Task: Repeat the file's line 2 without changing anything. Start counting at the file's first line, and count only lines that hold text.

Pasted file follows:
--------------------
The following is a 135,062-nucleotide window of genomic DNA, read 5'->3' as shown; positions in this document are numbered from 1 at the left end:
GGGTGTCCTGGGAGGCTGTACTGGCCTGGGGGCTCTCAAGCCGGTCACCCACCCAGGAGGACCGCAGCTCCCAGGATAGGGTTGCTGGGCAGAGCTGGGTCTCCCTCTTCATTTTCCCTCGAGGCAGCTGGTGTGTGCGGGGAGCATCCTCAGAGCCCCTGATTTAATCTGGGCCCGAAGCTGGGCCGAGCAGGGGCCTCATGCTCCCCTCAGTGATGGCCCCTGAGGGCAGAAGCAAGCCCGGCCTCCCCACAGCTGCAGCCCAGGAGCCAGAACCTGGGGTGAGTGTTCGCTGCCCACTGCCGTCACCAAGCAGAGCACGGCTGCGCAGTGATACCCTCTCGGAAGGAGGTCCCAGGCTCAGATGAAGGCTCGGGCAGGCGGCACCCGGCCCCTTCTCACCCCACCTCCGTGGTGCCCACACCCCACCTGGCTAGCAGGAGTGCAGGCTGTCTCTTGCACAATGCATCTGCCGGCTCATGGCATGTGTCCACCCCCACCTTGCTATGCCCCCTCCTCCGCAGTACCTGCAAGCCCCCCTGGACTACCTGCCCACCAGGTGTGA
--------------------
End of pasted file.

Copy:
GGGTGTCCTGGGAGGCTGTACTGGCCTGGGGGCTCTCAAGCCGGTCACCCACCCAGGAGGACCGCAGCTCCCAGGATAGGGTTGCTGGGCAGAGCTGGGTCTCCCTCTTCATTTTCCCTCGAGGCAGCTGGTGTGTGCGGGGAGCATCCTCAGAGCCCCTGATTTAATCTGGGCCCGAAGCTGGGCCGAGCAGGGGCCTCATGCTCCCCTCAGTGATGGCCCCTGAGGGCAGAAGCAAGCCCGGCCTCCCCACAGCTGCAGCCCAGGAGCCAGAACCTGGGGTGAGTGTTCGCTGCCCACTGCCGTCACCAAGCAGAGCACGGCTGCGCAGTGATACCCTCTCGGAAGGAGGTCCCAGGCTCAGATGAAGGCTCGGGCAGGCGGCACCCGGCCCCTTCTCACCCCACCTCCGTGGTGCCCACACCCCACCTGGCTAGCAGGAGTGCAGGCTGTCTCTTGCACAATGCATCTGCCGGCTCATGGCATGTGTCCACCCCCACCTTGCTATGCCCCCTCCTCCGCAGTACCTGCAAGCCCCCCTGGACTACCTGCCCACCAGGTGTGA